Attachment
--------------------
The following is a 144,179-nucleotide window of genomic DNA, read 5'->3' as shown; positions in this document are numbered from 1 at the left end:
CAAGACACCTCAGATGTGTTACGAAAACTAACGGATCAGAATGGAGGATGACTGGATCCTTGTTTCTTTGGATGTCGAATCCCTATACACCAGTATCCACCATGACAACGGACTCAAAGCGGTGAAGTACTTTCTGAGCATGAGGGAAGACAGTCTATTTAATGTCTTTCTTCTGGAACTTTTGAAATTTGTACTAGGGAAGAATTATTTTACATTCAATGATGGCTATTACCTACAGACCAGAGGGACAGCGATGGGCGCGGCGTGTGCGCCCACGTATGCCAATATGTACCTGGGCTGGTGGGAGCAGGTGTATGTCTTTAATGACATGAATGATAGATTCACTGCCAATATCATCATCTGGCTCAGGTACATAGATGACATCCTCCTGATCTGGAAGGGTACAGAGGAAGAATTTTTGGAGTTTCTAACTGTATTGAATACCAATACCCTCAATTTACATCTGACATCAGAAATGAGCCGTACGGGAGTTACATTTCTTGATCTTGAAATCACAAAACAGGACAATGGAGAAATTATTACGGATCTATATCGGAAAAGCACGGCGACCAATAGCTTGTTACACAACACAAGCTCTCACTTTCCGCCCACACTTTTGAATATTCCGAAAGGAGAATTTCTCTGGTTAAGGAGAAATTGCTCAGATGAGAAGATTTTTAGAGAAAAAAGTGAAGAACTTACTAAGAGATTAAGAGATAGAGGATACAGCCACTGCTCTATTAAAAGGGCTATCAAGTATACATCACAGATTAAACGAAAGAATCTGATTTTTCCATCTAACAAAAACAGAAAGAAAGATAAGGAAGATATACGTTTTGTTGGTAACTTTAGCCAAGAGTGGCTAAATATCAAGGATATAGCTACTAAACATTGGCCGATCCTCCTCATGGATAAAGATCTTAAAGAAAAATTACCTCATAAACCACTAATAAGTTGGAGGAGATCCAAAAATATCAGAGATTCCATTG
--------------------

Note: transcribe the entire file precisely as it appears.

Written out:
The following is a 144,179-nucleotide window of genomic DNA, read 5'->3' as shown; positions in this document are numbered from 1 at the left end:
CAAGACACCTCAGATGTGTTACGAAAACTAACGGATCAGAATGGAGGATGACTGGATCCTTGTTTCTTTGGATGTCGAATCCCTATACACCAGTATCCACCATGACAACGGACTCAAAGCGGTGAAGTACTTTCTGAGCATGAGGGAAGACAGTCTATTTAATGTCTTTCTTCTGGAACTTTTGAAATTTGTACTAGGGAAGAATTATTTTACATTCAATGATGGCTATTACCTACAGACCAGAGGGACAGCGATGGGCGCGGCGTGTGCGCCCACGTATGCCAATATGTACCTGGGCTGGTGGGAGCAGGTGTATGTCTTTAATGACATGAATGATAGATTCACTGCCAATATCATCATCTGGCTCAGGTACATAGATGACATCCTCCTGATCTGGAAGGGTACAGAGGAAGAATTTTTGGAGTTTCTAACTGTATTGAATACCAATACCCTCAATTTACATCTGACATCAGAAATGAGCCGTACGGGAGTTACATTTCTTGATCTTGAAATCACAAAACAGGACAATGGAGAAATTATTACGGATCTATATCGGAAAAGCACGGCGACCAATAGCTTGTTACACAACACAAGCTCTCACTTTCCGCCCACACTTTTGAATATTCCGAAAGGAGAATTTCTCTGGTTAAGGAGAAATTGCTCAGATGAGAAGATTTTTAGAGAAAAAAGTGAAGAACTTACTAAGAGATTAAGAGATAGAGGATACAGCCACTGCTCTATTAAAAGGGCTATCAAGTATACATCACAGATTAAACGAAAGAATCTGATTTTTCCATCTAACAAAAACAGAAAGAAAGATAAGGAAGATATACGTTTTGTTGGTAACTTTAGCCAAGAGTGGCTAAATATCAAGGATATAGCTACTAAACATTGGCCGATCCTCCTCATGGATAAAGATCTTAAAGAAAAATTACCTCATAAACCACTAATAAGTTGGAGGAGATCCAAAAATATCAGAGATTCCATTG